We enjoy watching baseball games, going to the movies and weekend adventures, but the coronavirus pandemic has interrupted all these routines. Instead, we’ve been reading more books at home.
I’ve also been adding books to our library. In fact we are bursting at the seams — all the nooks in the house are filled with newly acquired books.
Some are new titles such as “Intangibles: Unlocking the Science and Soul of Team Chemistry” by Joan Ryan. Joan and I worked together at The Chronicle, and this sports book explores the phenomena of “team chemistry.” It is appropriate for the business world too.
Others are “Season of the Witch” by Salon founder David Talbot, chronicling the cultural history of San Francisco from the ’60s to the ’80s; “Fear” by Bob Woodward or “Becoming” by Michelle Obama.
Another, “Rocket Men” by Robert Kurson, is an account of the Apollo 8 mission. It opens in 1968, with the space race in high gear. (I got to know Frank Borman, the astronaut who became the CEO of Eastern Airlines, when I wrote about airlines for the South Florida Sun Sentinel in the ’80s, so I found it interesting).
Others are books that I read a long time ago and want to reread. One that I came across and ordered earlier this month was “Black Like Me” by John Howard Griffin. I read it in high school. This nonfiction book — an inside look at our strained race relations — was first published in 1961, and it became a movie in 1964.
Rereading “Black Like Me” turned out to be timely: It occurred just ahead of the protests and rioting that broke out this past week in the aftermath of the death of George Floyd, the black Minneapolis man who died in police custody after a white policeman kneeled on his neck for more than 8 minutes. It was awful to watch — and inexcusable.
In “Black Like Me,” “white journalist John Howard Griffin recounts his journey in the Deep South of the United States, at a time when African-Americans lived under racial segregation,” as Wikipedia summarizes. “Griffin had his skin temporarily darkened to pass as a black man. He traveled for six weeks throughout the racially segregated states of Louisiana, Mississippi, Alabam, Arkansas and Georgia to explore life from the other side of the color line. Sepia Magazine financed the project in exchange for the right to print the account first as a series of articles.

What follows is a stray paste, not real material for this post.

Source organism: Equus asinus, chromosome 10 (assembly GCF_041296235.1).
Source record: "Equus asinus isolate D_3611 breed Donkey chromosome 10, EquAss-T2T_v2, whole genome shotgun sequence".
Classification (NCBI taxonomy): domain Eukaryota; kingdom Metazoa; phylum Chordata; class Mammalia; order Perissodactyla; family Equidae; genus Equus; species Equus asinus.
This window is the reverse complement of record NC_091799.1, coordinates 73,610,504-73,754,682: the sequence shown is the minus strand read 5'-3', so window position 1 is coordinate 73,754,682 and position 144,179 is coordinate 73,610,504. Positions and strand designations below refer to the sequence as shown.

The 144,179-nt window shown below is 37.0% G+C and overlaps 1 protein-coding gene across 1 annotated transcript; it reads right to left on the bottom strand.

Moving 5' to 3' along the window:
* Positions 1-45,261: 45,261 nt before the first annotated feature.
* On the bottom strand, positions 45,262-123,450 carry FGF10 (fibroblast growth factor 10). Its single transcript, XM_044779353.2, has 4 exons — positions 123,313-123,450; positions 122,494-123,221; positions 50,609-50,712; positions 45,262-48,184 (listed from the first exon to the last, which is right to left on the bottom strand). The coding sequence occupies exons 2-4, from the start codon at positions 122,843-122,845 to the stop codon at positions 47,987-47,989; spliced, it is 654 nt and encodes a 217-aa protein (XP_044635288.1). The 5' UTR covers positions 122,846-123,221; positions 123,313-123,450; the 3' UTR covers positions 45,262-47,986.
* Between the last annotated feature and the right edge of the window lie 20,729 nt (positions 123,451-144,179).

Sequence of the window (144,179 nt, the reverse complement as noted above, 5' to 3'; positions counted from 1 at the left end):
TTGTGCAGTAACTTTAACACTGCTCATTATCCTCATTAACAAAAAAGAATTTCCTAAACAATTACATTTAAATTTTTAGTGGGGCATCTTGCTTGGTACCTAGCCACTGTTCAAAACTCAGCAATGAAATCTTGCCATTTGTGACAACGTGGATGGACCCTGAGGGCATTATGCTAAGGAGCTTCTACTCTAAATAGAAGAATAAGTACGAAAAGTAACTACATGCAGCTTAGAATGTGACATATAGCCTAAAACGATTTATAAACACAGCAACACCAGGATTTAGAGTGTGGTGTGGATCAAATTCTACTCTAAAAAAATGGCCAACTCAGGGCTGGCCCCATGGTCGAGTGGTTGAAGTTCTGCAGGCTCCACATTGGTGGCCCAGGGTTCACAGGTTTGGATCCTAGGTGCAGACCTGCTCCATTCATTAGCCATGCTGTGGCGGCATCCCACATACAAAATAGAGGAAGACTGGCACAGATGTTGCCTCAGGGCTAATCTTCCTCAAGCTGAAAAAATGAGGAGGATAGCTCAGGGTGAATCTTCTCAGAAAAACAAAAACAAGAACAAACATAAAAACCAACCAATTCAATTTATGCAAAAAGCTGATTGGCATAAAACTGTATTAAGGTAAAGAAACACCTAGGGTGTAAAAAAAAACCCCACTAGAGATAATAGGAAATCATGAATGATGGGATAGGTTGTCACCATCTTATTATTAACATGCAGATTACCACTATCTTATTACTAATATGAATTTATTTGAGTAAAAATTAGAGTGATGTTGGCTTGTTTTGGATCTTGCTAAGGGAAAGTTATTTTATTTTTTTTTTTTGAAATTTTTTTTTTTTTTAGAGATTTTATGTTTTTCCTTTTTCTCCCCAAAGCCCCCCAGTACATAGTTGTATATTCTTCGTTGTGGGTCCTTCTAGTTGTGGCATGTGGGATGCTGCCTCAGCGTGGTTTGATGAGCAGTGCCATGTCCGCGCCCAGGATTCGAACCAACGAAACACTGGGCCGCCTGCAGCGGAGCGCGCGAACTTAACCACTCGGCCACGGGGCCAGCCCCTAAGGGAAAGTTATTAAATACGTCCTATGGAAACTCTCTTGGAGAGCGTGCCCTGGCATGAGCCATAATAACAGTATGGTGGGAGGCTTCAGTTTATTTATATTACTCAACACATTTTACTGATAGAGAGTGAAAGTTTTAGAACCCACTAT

“Griffin kept a journal of his experiences; the 188-page diary was the genesis of the book. When he started his project in 1959, race relations in America were particularly strained. The title of the book is taken from the last line of the Langston Hughes poem ‘Dream Variations.'”
It was an effort to persuade America to open its eyes. “Today the idea of a white man darkening his skin to speak on behalf of black people might appear patronising, offensive and even a little comical,” as The Guardian newspaper observed. On the other hand, it added, “As long as one group persecutes, fears and detests another, ‘Black Like Me’ will, sadly, remain essential reading.”
“Black Like Me remains a remarkable document,” added an article in Smithsonian magazine. “John Howard Griffin changed more than the color of his skin. He helped change the way America saw itself.”
Since then, it seems, little has changed when it comes to race relations in America. And I would agree, the book remains relevant. As Griffin writes in the preface: “The real story is the universal story – one of men who destroy the souls of other men.”